Your temporary festival beer-fountain is always a risky prospect. Some of the attics, basements and back bedrooms converted into licensed premises during August in Edinburgh can amount to little more than a couple of cans of lager on a formica tabletop. Two new drinkers this year show both how to do it, and definitely how not to do it.

How not to do it is the anonymous, vaguely Czech-themed marquee at the central path junction in the Meadows. A tent reminiscent of a scout camp or village fete; some odd beer-token system in operation; an in-yer-face compere in the Butlins style; noise and general unpleasantness. Thanks to the noise, the self-appointed busy-bodies in the Friends of the Meadows who are threatening to nix the mooted skate park are also pushing for a bar on renewal of the license for this place when it expires at the end of the week. Good luck to ’em, say I.

How to do it: The Spiegelgarden. The Spiegeltent is an Edinburgh institution, although you do well to catch it as it flits from site to site each year. After a couple of years at the Book Festival, it’s now been pitched in George Square, at the heart of the university’s central site, and just behind the Gilded Balloon and the Pleasance Dome, which face each other across Bristo Square pretty much the way they did as rival union buildings when I was a student. And in collaboration with Montpeliers, the owners of Indigo Yard & The Assembly (was Iguana until a few weeks ago), they’ve struck Festival Gold. Alongside the Spiegeltent itself (amazing wood and mirror construction which feels as far from canvas and damp as you can imagine) there’s another beer tent with: leffe, hoegaarden etc. on tap; decently priced food; ace heat lamps (essential!); subdued lighting; and a good atmosphere. Outside are more seats and with coloured lights strung between the trees, this year’s enchanted festival garden is complete. Best of all — not residential, so licensed past the pitiful 11pm offered by their rivals on the Meadows.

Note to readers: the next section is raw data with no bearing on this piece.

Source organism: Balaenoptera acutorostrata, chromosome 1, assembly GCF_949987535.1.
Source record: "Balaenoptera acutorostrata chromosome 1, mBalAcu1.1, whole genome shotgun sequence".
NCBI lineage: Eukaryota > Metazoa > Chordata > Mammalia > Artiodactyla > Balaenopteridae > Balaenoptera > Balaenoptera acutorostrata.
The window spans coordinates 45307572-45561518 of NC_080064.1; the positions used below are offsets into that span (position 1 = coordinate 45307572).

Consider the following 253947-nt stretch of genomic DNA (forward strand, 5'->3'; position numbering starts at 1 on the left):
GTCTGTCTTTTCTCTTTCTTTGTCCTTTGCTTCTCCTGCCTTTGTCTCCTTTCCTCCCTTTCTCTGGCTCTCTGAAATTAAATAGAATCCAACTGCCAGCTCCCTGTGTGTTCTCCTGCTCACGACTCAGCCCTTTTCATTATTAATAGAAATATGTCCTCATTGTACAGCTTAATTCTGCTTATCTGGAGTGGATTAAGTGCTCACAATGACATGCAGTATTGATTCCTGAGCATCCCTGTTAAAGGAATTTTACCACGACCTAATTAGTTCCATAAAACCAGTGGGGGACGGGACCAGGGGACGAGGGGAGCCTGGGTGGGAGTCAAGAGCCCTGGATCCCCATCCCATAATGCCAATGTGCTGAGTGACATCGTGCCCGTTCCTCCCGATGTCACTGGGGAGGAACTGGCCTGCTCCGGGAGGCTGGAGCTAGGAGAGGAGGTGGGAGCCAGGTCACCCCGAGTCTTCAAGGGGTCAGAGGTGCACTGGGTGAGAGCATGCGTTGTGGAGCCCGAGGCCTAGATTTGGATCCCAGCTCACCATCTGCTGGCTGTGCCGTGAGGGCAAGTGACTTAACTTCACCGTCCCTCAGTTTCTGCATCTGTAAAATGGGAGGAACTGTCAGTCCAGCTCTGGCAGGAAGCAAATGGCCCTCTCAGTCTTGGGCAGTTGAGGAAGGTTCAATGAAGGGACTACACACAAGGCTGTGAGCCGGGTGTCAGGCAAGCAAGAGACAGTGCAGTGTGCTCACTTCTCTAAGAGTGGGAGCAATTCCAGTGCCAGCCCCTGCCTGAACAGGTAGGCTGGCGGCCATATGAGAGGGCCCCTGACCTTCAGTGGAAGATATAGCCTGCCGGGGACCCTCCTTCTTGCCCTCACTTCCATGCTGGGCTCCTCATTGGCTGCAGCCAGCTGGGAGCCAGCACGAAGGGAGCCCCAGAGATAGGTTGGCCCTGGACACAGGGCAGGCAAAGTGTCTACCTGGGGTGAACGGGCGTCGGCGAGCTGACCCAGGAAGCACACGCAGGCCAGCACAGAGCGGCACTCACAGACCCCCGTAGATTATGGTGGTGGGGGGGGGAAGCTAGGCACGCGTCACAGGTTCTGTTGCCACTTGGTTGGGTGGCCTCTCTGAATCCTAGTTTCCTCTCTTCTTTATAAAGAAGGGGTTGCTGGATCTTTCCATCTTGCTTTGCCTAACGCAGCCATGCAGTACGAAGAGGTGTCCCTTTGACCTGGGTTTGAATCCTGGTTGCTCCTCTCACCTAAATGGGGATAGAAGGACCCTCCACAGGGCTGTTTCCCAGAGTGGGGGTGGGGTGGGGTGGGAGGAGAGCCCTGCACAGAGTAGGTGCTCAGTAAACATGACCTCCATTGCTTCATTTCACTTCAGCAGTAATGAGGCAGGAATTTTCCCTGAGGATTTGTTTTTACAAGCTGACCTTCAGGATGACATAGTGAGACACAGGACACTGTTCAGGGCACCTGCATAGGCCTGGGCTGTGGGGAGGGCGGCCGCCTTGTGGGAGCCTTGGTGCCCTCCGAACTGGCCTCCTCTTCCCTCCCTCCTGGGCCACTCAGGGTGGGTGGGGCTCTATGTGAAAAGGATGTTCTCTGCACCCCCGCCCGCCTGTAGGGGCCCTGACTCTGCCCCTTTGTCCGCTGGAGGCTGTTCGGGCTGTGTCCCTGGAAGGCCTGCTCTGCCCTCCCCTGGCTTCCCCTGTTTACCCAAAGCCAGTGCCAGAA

See you there!

V/A – “Straight From The Bedroom E.P.’s #1-3

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V/A – “Straight From The Bedroom E.P.’s #1-3
V/A – Lord of the Decks: The Fellowship of the Mic

Straight From The Bedroom was a 3rd Paty/Kemet sub-label that existed for all of three releases, namely these. They are, as far as I’ve been able to tell, all from around 1992-3, and basically capture the moment where breakbeat hardcore turned into jungle as accurately as anything could or has. What do they sound like? A fucking mess: half-speed reggamatic intros and breakdowns, roots-era sensi vocals fighting for space with shrieking divas and raggamuffin toasters, left-over Italo piano euphoria, creepy-crawly darkcore synth goo, bass bombs, and of course breaks break breeeeaaaakkkkksssszzssssssss. The made-in-two-minutes vibe is complimented (as if the itchy, unfinished sound wasn’t enough) by the fact that all the trax are subtitled “A Bedroom In Hackney”, “A Bedroom In Brockley”, etc.

It’s kind of amazing to me that, with all the sniffing around I’ve done in the last half-dozen years tracking shit like this down, I’d never heard or heard OF these records before last night. The “real” history of jungle – the lineage of Ibiza/3rd Party/Kemet/Production House/White House and related labels – is still largely obscured, since the records are out of print, the labels long since folded, uncleared samples, lack of a market, etc etc. (It’s quite easy for the back catalog of Reinforced or Moving Shadow or even Sub Base to go through rehabilitation when they still have the ability to make their back catalog available, are still churning out reliable variations of the dnb template.) If you ever see these or come across them on a P2P, beg borrow or steal on sight.

The Lord of the Decks… (and if you think the title is classically cheesey, you should see the cover) is a rush-job comp on a possibly non-existent East London label, collecting all of the recent grime garage “hits” and a bunch of freestyles. In ten years (provided these artists don’t prove us all wrong and go as big as Goldie if not as big as Jay-Z) it will be as highly sought after as the equally rush-job comps on labels like Ibiza and 3rd Party. (In the stores one week, gone the next, never to return.) If you live anywhere close to London get to a specialty shop (I don’t care if they make uncomfortable or not) and get this (and if you live in EAST London, you have no excuse…but if you’re smart you probably have a lot of this stuff anyway.)

“We bring you the future…the future…the future…”